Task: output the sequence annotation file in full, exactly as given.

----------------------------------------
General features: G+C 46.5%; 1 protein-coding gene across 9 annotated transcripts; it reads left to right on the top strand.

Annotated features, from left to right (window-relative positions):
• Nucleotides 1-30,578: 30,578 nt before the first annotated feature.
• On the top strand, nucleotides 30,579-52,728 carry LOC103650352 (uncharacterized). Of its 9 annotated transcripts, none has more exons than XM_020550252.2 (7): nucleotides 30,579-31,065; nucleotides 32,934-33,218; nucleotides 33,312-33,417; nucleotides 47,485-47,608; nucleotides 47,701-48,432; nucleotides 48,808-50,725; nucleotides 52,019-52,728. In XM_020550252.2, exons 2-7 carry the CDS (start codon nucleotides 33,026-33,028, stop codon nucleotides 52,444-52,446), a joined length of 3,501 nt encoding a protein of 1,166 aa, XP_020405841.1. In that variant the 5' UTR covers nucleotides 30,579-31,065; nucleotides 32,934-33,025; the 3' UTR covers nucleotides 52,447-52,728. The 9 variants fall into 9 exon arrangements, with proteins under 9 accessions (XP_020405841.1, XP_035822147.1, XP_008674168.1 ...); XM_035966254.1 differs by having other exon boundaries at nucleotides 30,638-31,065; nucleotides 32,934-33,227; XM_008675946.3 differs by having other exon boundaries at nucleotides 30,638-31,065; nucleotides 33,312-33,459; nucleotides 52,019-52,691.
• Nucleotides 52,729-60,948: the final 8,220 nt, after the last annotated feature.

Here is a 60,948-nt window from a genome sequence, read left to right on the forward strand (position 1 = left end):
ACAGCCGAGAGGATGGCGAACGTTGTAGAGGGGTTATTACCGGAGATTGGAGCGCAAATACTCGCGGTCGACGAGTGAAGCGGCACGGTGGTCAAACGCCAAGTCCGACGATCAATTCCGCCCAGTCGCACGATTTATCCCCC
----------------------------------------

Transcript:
General features: G+C 46.5%; 1 protein-coding gene across 9 annotated transcripts; it reads left to right on the top strand.

Annotated features, from left to right (window-relative positions):
• Nucleotides 1-30,578: 30,578 nt before the first annotated feature.
• On the top strand, nucleotides 30,579-52,728 carry LOC103650352 (uncharacterized). Of its 9 annotated transcripts, none has more exons than XM_020550252.2 (7): nucleotides 30,579-31,065; nucleotides 32,934-33,218; nucleotides 33,312-33,417; nucleotides 47,485-47,608; nucleotides 47,701-48,432; nucleotides 48,808-50,725; nucleotides 52,019-52,728. In XM_020550252.2, exons 2-7 carry the CDS (start codon nucleotides 33,026-33,028, stop codon nucleotides 52,444-52,446), a joined length of 3,501 nt encoding a protein of 1,166 aa, XP_020405841.1. In that variant the 5' UTR covers nucleotides 30,579-31,065; nucleotides 32,934-33,025; the 3' UTR covers nucleotides 52,447-52,728. The 9 variants fall into 9 exon arrangements, with proteins under 9 accessions (XP_020405841.1, XP_035822147.1, XP_008674168.1 ...); XM_035966254.1 differs by having other exon boundaries at nucleotides 30,638-31,065; nucleotides 32,934-33,227; XM_008675946.3 differs by having other exon boundaries at nucleotides 30,638-31,065; nucleotides 33,312-33,459; nucleotides 52,019-52,691.
• Nucleotides 52,729-60,948: the final 8,220 nt, after the last annotated feature.

Here is a 60,948-nt window from a genome sequence, read left to right on the forward strand (position 1 = left end):
ACAGCCGAGAGGATGGCGAACGTTGTAGAGGGGTTATTACCGGAGATTGGAGCGCAAATACTCGCGGTCGACGAGTGAAGCGGCACGGTGGTCAAACGCCAAGTCCGACGATCAATTCCGCCCAGTCGCACGATTTATCCCCC